Saturday, 14 April 2007

The P/E = value myth

Of late there has been an increase in the the popular pastime of market commentators pointing to the P/E as an indicator that the market is not overvalued. The P/E ratio is also used as a popular tool for individual stock selection. Those who employ this kind of measure would say that a company trading on a low P/E is cheap and a high one expensive. They may even be more sophisticated and say that a company trading on a high P/E may not necessarily be expensive because of high rates of growth in profits.

However the P/E ratio tells you nothing about how that profit growth is achieved. It doesn't tell you whether growth is achieved organically or with the aid of large injections of equity or debt or both. The P/E ratio doesn't help investors identify businesses with superior economics. It doesn't tell you the proportion of dividends paid out to the owners (shareholders) of the business and therefore how much of its profits can be reinvested at high incremental rates of return. If you were to point these shortcomings out to those who embrace the P/E as a measure of value you would probably be greeted with a blank stare or a hostile rebuke. Below is a short article from the Stockval website that neatly summarises the shortcomings of the P/E as a measure of value.

The Price/Earnings (P/E) ratio is simply the market price of a company's shares divided by the company's earnings per share. It is widely (and wrongly) regarded as a measure of value - supposedly a way to quickly determine if a company's shares are cheap.

Market commentators, amateur investors and even some professionals use it because it is easy to calculate. But for investment success the path of least resistance is not reliable.

Two companies, each with $10 of equity, producing a return on equity of 5%, and each trading on a P/E ratio of 10, would produce entirely different returns to the investor if there was any variation in the dividend payout ratios. For this reason the P/E ratio of 10 has told the investor nothing about which company is better value.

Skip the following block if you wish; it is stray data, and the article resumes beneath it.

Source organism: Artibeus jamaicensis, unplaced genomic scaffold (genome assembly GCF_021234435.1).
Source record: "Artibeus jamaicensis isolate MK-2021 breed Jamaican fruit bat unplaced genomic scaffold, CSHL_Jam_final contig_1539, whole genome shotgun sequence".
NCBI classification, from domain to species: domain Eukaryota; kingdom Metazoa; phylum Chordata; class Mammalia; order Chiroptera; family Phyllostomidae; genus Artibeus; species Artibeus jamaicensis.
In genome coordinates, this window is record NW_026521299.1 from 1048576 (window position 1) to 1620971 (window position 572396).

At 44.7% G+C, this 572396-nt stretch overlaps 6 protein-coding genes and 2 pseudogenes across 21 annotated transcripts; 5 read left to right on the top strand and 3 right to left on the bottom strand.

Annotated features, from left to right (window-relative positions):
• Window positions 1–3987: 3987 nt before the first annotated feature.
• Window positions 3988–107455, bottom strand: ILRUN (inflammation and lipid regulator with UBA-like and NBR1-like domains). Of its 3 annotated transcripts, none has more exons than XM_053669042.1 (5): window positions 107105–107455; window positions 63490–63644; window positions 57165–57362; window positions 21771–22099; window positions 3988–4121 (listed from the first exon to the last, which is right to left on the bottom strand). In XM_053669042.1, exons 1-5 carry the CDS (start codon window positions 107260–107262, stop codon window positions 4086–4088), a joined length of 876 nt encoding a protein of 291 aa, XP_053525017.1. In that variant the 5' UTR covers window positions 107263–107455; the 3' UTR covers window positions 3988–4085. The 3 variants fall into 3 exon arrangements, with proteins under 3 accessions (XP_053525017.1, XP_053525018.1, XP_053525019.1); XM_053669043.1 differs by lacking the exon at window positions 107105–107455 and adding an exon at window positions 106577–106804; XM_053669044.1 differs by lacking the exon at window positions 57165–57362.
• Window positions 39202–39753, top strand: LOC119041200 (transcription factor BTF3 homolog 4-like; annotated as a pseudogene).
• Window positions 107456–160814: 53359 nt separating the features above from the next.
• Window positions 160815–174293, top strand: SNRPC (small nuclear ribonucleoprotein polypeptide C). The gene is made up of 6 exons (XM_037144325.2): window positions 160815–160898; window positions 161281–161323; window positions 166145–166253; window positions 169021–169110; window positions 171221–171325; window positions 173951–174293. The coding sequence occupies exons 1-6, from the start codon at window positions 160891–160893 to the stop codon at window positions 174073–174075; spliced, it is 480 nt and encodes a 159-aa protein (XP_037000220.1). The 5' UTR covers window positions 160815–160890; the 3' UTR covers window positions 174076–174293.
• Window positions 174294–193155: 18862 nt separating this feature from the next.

Put simply, Price is what you pay, but Value is what you get. Because the P/E ratio uses price it cannot estimate value.

Wednesday, 11 April 2007

What will 1Q07 earnings tell us?

1Q07 earnings season kicked off in the US this week with Alcoa reporting a robust 9% increase in earnings. This is tipped to be the first quarter in 14 to register less than 10% growth across S&P500 stocks. Senior investment strategist at Standard & Poor's, Stan Stovall is expecting a 5% increase in earnings down from the 8% originally forecast whilst Thomson Financial expects earnings to rise only 3.3% for 1Q07. Whatever the number it is certain to be lower than the 12%+ recorded in 4Q07.

As important as the actual numbers will be the outlook given by companies for the rest of FY2007. The full impact of the sub prime story and the housing slowdown is yet to play out. Reassuring lines of containment continue to flow from the mouths of officals in high places whilst the data suggests otherwise.

Homebuilder D.R. Horton Inc. (DHI) provided the latest to piece of evidence suggesting the hoped-for housing recovery is still on hold. 1Q07 net sales orders slumped 37% from a year earlier whilst the rate of cancellations in 2Q07 were basically unchanged from the previous quarter at 32%. CEO Doanld Horton stated that the Spring sales season:

"has not gotten off to its usual strong start." "Market conditions for new home sales continue to be challenging in most of our markets as inventory levels of both new and existing homes remain high,"

Last week another homebuilder Ryland Group Inc.(RYL) warned that they expected to post a loss for 1Q07 citing asset writedowns of about $65m. CEO Chad Dreier stated:

"At the end of the fourth quarter, we were cautiously optimistic that pricing had begun to stabilize." "However, as the first quarter progressed, it became clear that aggressive pricing strategies persisted in several markets, requiring us to write down the value of some of our assets,"

Below are some more quotes from analysts in the last few weeks about the state of the housing market, earnings and the impact of the subprime meltdown that make for interesting reading.

"The severity of the subprime mortgage meltdown has increased our concerns about the outlook for the housing market," "Specifically, we are increasingly concerned that the combination of reduced credit availability and increasing foreclosures will put significant downward pressure on what we believe to be an already-unstable housing market," "Indeed, based on our analysis of current levels of excess supply, we believe housing prices need to fall at least 10% before the market can stabilize." - Stifel Nicolaus analysts.